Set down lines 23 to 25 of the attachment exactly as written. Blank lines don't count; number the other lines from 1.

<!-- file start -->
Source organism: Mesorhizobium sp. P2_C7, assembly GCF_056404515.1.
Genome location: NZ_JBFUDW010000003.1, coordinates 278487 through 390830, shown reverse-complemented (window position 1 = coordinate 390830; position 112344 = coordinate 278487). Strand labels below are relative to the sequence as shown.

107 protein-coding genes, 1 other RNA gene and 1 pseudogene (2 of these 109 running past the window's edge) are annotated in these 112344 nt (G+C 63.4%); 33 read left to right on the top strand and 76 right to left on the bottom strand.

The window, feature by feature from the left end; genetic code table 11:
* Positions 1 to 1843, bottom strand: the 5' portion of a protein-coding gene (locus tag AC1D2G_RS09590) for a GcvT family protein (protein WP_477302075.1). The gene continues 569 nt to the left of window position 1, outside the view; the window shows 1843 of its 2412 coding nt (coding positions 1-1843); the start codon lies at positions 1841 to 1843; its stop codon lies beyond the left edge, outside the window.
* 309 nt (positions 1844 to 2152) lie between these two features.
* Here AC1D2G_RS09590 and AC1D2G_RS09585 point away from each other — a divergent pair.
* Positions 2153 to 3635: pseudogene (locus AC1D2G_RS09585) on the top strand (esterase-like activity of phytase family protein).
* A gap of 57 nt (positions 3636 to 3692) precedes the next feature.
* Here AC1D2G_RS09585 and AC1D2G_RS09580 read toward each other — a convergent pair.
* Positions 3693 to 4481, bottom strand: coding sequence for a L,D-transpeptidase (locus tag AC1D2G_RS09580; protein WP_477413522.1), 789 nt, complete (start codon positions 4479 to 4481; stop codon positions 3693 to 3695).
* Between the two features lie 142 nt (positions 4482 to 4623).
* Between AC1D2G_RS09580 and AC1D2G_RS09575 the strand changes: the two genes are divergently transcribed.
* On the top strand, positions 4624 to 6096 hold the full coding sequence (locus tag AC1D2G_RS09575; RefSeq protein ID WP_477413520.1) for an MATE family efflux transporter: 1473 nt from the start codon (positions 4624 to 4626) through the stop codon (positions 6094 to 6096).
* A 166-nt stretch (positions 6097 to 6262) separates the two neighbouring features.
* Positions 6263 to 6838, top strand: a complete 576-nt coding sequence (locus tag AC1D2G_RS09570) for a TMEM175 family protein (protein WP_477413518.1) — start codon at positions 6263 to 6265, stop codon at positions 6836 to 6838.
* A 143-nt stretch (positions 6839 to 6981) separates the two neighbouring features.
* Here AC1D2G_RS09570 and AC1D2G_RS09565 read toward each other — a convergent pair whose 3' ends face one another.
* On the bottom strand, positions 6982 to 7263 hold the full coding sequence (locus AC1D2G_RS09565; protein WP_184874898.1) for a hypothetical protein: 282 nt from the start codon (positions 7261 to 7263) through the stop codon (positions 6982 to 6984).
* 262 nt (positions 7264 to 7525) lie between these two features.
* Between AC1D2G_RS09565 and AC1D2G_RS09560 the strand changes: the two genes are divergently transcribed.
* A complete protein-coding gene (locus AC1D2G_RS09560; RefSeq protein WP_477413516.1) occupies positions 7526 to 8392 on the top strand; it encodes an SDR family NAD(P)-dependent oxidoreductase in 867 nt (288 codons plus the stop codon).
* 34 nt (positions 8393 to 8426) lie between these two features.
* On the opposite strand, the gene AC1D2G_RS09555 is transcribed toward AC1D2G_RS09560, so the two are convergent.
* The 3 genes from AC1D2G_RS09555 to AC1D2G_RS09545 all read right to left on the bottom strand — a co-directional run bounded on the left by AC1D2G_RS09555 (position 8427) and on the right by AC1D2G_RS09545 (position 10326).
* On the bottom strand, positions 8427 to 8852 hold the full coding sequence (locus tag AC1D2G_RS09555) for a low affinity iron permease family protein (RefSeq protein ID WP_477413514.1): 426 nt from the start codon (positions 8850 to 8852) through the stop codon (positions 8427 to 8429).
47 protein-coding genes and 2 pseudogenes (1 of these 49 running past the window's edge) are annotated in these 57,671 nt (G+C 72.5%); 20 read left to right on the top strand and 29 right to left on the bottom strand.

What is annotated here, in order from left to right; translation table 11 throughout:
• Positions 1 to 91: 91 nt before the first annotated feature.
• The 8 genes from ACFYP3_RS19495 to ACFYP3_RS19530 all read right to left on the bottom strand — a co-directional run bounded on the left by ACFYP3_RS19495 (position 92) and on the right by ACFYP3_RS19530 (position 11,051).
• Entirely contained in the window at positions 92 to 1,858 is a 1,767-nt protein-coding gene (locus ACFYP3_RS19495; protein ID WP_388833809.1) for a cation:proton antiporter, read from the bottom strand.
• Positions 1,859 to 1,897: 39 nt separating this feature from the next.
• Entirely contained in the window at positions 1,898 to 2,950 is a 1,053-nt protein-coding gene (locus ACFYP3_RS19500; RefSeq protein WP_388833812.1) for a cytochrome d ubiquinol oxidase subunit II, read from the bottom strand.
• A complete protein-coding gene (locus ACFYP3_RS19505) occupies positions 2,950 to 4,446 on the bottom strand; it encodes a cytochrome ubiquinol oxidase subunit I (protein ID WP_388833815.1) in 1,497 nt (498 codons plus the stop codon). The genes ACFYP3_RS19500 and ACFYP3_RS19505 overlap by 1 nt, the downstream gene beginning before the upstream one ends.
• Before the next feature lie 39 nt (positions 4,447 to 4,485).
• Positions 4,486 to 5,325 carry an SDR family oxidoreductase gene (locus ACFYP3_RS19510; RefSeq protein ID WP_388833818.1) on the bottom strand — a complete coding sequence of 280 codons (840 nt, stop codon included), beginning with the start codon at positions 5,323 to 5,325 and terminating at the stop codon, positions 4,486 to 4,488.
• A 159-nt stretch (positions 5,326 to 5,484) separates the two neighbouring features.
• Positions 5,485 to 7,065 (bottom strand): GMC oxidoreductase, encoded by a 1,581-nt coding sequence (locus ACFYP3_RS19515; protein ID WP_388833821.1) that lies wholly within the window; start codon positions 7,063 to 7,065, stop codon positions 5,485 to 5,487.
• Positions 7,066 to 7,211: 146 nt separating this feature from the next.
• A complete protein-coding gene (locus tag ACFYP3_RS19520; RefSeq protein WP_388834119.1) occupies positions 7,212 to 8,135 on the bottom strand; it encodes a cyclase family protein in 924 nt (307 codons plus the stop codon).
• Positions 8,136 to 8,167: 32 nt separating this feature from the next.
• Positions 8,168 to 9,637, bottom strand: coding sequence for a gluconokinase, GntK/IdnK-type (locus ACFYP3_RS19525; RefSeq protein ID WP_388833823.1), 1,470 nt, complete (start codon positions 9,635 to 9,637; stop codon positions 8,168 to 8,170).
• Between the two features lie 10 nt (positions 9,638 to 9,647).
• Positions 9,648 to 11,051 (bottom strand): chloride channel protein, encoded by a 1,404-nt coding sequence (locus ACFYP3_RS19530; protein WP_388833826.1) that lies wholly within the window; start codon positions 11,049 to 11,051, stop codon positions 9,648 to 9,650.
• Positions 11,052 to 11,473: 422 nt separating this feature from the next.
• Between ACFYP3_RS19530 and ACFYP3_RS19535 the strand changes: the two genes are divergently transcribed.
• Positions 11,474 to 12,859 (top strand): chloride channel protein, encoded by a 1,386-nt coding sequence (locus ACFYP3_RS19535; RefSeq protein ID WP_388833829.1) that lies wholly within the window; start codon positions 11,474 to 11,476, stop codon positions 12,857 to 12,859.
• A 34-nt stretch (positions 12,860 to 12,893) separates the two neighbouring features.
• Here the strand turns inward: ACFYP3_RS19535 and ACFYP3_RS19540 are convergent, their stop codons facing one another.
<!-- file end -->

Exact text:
* 34 nt (positions 8393 to 8426) lie between these two features.
* On the opposite strand, the gene AC1D2G_RS09555 is transcribed toward AC1D2G_RS09560, so the two are convergent.
* The 3 genes from AC1D2G_RS09555 to AC1D2G_RS09545 all read right to left on the bottom strand — a co-directional run bounded on the left by AC1D2G_RS09555 (position 8427) and on the right by AC1D2G_RS09545 (position 10326).